For the near term, the tax deal has been made. The President’s position is mostly political and serves as a guide to the Senate. I predict that at some point in the near future, a budget summit will be necessary to finish work on FY2011 and do FY2012.

    For the medium term, as long as the economy is in recovery and unemployment is down, the President has the advantage in the debate, not the House Republicans. If nothing happens, all tax cuts go away. He could not afford to play chicken in December. He can in 2012, when painting the GOP as pawns of the rich for not passing at least some of the middle class tax cuts will be useful to him. Of course, in a recovery, the Clinton era rates were not entirely unreasonable, so letting most of the cuts expire would not hurt that much.

    Going back to the long run and to tax policy, it is in the GOP’s interest to handle the debt, unless they are sure they have a candidate who can beat Obama in 2012 – in which case they may kick agreement on long term deficit reduction down the road. Of course, the financial markets may have other ideas. If they do, expect to see a resurrected Fiscal Commission to write legislation subject to an up or down vote and no fillibuster, with a report back and vote by November.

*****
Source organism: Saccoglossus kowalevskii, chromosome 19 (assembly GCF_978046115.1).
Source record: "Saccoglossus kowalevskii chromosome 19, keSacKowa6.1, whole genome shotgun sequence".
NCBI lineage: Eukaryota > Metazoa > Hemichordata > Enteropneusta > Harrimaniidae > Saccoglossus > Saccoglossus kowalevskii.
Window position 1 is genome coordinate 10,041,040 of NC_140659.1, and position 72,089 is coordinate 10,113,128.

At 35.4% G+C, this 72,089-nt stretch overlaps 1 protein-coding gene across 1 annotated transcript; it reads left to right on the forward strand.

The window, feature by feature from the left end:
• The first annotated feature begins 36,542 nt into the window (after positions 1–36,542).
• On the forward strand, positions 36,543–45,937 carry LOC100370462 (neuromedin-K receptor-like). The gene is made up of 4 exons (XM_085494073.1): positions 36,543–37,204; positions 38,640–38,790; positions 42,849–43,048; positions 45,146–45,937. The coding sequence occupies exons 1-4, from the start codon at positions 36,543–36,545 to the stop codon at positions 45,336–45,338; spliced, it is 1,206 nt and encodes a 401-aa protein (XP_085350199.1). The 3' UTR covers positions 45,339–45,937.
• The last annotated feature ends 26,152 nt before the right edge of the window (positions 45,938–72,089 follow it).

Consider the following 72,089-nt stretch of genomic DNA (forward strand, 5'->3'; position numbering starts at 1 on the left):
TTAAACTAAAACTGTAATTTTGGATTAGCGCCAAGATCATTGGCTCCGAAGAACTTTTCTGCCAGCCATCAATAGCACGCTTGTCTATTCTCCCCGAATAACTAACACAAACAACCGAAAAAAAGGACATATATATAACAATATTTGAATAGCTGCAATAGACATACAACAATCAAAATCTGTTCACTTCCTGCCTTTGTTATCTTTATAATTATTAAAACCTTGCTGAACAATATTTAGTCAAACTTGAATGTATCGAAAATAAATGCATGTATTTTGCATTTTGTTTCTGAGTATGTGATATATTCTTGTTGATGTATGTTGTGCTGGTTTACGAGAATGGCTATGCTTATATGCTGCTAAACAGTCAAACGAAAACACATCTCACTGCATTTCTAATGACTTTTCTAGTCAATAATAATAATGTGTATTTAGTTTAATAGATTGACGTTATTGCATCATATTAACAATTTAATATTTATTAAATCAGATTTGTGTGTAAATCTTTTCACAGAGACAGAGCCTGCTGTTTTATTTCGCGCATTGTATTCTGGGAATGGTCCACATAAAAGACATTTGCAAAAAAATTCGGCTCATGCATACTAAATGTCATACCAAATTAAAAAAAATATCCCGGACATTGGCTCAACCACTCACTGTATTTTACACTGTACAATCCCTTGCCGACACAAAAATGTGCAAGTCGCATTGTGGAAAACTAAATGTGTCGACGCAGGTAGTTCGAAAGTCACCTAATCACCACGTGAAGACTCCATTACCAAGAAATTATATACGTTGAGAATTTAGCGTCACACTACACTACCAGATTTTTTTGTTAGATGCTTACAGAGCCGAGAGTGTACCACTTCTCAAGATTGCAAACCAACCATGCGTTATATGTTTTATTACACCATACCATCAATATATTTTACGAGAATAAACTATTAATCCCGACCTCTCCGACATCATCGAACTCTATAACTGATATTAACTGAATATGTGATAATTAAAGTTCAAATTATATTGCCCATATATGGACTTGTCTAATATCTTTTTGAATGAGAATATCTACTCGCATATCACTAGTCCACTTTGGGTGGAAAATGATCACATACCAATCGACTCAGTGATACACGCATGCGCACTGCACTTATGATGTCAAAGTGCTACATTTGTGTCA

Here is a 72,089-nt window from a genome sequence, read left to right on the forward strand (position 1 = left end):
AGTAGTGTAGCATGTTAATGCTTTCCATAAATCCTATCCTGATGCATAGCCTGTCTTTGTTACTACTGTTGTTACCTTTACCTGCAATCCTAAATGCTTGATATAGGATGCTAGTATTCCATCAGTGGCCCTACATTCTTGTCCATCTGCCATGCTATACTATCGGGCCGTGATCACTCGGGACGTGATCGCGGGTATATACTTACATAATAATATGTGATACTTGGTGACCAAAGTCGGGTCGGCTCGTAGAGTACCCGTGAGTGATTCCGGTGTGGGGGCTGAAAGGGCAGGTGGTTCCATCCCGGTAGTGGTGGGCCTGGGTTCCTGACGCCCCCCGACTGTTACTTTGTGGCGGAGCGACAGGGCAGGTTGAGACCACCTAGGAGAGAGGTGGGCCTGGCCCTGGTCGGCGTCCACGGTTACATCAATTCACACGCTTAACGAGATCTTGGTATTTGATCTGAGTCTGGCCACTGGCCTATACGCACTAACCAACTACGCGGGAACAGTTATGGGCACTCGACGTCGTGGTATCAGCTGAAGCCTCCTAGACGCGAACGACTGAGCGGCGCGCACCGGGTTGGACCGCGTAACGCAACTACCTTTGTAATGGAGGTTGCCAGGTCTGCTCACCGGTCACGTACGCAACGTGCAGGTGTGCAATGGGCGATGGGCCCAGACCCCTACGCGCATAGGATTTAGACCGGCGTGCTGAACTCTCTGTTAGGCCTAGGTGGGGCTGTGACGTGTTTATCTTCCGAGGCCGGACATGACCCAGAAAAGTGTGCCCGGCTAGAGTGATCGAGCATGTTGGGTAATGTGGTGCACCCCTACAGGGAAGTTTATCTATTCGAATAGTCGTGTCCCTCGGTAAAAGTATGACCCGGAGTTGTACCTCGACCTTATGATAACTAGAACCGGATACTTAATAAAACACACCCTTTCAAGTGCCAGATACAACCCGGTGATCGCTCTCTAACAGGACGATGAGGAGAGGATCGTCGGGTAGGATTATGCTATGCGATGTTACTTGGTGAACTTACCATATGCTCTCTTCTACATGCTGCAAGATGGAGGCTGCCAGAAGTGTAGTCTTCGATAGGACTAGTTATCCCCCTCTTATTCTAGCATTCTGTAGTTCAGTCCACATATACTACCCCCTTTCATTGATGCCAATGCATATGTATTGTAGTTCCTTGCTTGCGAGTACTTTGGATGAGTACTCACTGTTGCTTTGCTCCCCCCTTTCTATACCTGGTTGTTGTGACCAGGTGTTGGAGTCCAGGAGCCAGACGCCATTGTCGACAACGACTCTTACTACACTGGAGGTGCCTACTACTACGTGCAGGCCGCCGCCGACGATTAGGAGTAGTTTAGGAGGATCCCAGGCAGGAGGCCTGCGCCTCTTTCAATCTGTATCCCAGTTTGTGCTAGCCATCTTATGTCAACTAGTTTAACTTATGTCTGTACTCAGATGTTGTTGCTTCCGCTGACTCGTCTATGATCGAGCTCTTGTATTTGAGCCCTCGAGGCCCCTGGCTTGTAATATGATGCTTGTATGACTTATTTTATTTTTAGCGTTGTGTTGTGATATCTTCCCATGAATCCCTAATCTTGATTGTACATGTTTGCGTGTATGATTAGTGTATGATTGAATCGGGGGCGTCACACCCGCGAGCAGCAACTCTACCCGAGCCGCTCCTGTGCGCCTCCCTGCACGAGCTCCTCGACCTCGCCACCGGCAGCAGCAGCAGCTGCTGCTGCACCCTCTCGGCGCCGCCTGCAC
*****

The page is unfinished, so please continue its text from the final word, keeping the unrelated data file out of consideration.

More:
5. Evening Fix | Progressive Fix  ::  5:31 pm on February 15th, 2011:

    […] Howard Gleckman is disappointed that the Obama budget didn’t tackle the hard questions of entitlement spending and defense: “The upcoming debate over that small chunk of non-defense domestic spending that is subject to annual congressional review is healthy and important—and it will get very nasty. But compared to burgeoning entitlements on one hand and tax revenues that remain near historic lows on the other, the fight over 12 percent of the budget is a fiscal sideshow.” […]

  6. Wonkbook: Washington reacts to the budget | politicsense.societydirect.com  ::  7:12 pm on February 15th, 2011:

    […] budget doesn’t do nearly enough on long-term deficits, writes Howard Gleckman: “Mostly due to one-off responses to […]

  7. Tweets that mention TaxVox » Blog Archive » Obama’s Sideshow Budget Will Yield Little Real Fiscal Progress — Topsy.com  ::  10:04 pm on February 15th, 2011:

    […] This post was mentioned on Twitter by eZeeTAX, dcbmba. dcbmba said: Another day at the circus. Obama’s Sideshow Budget Will Yield Little Real Fiscal Progress http://t.co/ICyWEF3 […]

  8. Wonkbook: Washington reacts to the budget | worldpol.sizzlingtopics.com  ::  10:12 am on February 16th, 2011:

    […] budget doesn’t do nearly enough on long-term deficits, writes Howard Gleckman: “Mostly due to one-off responses to […]